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I would like to know if capitalism can be considered as a cultural phenomenon, rather than simply some "system" that is driven by inexorable laws. One of the recent books on capitalism by Joyce Appleby treats capitalism as such and suggests that there is no single development formula. The author believes that history shows that capitalism must follow its own path in each society. She organizes much of her material around Joseph Schumpeter's notion of "creative destruction." The most striking feature of capitalism, she says, is change.

what are your thoughts on such a description of capitalism

asked Sep 22 '10 at 22:36

Michael's gravatar image

Michael
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edited Sep 22 '10 at 22:46

Greg%20Perkins's gravatar image

Greg Perkins ♦♦
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To answer the question itself: "Capitalism is a social system based on the recognition of individual rights, including property rights, in which all property is privately owned." http://aynrandlexicon.com/lexicon/capitalism.html

Regarding capitalism as a "cultural phenomenon" with "no single development formula" which must "follow its own path in each society": That doesn't sounds like much of a definition of anything. "Capitalism", like any concept, must have a clear, specific meaning. The description you give is too fuzzy and unclear to mean anything. (And "change" is certainly a part of a dynamic capitalist economy—but it's an effect, not a cause or a fundamental. The fundamental, as Rand identified, is the protection of individual rights.)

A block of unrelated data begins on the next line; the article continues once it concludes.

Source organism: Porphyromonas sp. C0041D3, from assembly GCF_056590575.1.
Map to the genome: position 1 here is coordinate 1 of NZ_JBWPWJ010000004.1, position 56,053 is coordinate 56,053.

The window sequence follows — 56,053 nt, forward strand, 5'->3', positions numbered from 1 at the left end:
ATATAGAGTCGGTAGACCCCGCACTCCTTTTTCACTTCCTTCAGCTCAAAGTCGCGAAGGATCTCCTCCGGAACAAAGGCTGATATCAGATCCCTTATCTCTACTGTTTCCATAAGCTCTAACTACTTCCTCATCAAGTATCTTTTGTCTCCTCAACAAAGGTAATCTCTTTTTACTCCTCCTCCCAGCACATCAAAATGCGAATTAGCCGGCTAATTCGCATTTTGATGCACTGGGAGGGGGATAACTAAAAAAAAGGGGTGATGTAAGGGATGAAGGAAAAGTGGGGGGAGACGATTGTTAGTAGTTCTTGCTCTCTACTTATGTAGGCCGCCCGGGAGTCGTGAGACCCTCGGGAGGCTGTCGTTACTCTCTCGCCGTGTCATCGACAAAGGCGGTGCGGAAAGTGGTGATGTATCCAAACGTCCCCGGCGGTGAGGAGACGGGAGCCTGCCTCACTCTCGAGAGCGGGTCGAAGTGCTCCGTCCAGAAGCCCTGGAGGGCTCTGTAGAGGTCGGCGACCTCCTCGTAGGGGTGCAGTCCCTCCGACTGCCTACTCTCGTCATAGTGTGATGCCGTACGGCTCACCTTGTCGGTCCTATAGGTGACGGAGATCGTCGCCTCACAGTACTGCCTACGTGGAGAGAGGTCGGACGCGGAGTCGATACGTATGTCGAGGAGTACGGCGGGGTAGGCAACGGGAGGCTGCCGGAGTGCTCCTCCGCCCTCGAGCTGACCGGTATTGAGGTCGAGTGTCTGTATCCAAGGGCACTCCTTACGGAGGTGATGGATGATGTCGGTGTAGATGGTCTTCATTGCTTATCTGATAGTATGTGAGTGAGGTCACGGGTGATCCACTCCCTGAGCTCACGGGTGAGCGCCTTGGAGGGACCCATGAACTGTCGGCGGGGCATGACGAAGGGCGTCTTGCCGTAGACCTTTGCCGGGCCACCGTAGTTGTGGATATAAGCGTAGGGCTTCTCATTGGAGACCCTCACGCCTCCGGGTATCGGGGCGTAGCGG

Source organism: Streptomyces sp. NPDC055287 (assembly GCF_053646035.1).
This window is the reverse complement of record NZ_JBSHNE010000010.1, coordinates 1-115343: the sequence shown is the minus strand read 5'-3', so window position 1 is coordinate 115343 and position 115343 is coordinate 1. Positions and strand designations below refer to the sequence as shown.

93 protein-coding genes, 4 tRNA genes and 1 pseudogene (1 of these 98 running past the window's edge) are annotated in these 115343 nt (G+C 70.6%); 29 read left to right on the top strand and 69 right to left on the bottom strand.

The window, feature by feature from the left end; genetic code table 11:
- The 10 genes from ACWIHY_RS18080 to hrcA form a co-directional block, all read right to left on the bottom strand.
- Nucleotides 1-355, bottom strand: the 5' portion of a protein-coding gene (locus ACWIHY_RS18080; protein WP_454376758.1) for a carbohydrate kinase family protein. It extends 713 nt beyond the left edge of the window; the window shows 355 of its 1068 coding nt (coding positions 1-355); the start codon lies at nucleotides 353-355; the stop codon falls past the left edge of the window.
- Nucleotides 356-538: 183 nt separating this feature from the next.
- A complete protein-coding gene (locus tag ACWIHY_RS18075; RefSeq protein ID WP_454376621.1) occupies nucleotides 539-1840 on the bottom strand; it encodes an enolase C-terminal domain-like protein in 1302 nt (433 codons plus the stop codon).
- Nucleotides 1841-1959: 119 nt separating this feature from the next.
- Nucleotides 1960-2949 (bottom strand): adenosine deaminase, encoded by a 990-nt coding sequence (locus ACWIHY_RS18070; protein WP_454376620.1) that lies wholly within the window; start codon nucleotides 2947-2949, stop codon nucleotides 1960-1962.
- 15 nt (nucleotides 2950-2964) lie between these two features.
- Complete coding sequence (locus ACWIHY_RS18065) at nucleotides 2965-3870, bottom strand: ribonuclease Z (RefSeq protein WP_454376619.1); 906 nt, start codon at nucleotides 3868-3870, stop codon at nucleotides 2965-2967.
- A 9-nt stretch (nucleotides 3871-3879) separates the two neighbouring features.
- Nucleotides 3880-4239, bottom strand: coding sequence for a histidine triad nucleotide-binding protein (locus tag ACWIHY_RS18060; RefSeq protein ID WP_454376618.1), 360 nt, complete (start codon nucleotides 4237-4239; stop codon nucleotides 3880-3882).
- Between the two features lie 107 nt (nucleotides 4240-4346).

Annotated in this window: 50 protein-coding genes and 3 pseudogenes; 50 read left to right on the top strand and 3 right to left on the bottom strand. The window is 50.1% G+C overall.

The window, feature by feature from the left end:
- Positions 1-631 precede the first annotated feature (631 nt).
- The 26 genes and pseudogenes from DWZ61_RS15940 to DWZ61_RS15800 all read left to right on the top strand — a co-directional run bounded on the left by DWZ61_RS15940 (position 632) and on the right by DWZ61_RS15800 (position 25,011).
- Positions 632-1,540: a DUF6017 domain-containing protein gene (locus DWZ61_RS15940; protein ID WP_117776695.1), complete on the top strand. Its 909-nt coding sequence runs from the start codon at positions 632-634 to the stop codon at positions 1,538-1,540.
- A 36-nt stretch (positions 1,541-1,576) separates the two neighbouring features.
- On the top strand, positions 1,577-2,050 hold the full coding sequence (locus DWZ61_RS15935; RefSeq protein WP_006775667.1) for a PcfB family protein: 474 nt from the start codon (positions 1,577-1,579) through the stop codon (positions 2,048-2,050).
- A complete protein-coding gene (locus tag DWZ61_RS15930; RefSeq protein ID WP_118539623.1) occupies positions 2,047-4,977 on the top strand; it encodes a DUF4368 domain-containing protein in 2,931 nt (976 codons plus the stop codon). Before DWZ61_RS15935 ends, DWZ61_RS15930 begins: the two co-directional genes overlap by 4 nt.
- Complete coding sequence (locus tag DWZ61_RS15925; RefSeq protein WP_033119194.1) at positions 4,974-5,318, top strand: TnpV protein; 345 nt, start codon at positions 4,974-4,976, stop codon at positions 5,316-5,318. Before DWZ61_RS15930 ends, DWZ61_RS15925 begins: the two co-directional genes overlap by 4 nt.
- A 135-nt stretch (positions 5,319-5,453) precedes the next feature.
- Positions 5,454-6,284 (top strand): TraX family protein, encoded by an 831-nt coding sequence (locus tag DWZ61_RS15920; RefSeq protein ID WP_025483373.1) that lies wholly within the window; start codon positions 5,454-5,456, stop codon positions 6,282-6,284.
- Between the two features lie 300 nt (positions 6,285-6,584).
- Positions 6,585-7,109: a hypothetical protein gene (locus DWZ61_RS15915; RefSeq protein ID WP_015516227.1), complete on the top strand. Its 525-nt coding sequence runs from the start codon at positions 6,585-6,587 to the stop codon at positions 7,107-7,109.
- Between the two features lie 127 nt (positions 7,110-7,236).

answered Sep 23 '10 at 03:18

jasoncrawford's gravatar image

jasoncrawford ♦
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thanks for the response. I have heard of the term creative destruction before. it was referred to as disruptive innovation.

(Sep 23 '10 at 06:22) Michael Michael's gravatar image

Well, sure, "creative destruction" is something that goes on in a fast-moving, innovative economy. We invent the automobile, we obsolete the horse-and-buggy industry. But again, that's an effect of capitalism, not a cause, fundamental, or defining characteristic.

(Sep 23 '10 at 15:12) jasoncrawford ♦ jasoncrawford's gravatar image

it bears noting that Schumpeter was writing at a historical lowpoint for capitalism's reputation in the intelligentsia. In the wake of widespread socialist/Marxist ideology, the Great Depression, and Keynes's interventionism, all kinds of things get written to "explain" capitalism's workings. It also bears noting that Schumpeter got all the raves and attention while Mises (the "reactionary," the "ideologue") went ignored. Back then, it was widely believed that socialism was the wave of the future, in spite of the (ignored) writings of Mises and Hayek. Way to go, intelligentsia!

(Sep 24 '10 at 14:23) Chris Cathcart Chris%20Cathcart's gravatar image

(following up my comment above)

okay, so Hayek's Road to Serfdom wasn't ignored, much to AR's dismay. But works like Individualism and Economic Order, where you get the theoretical core of Hayekian economic thinking, the sort of thing for which he won the Nobel Prize, went ignored for some time. In the '50s and '60s all the rage in the lamestream was about Keynes, Samuelson, Galbraith and, yes, Marx. facepalm

(Sep 24 '10 at 14:28) Chris Cathcart Chris%20Cathcart's gravatar image

See mises.org

(Sep 25 '10 at 16:45) adamsdad ♦ adamsdad's gravatar image
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Asked: Sep 22 '10 at 22:36

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Last updated: Sep 25 '10 at 16:45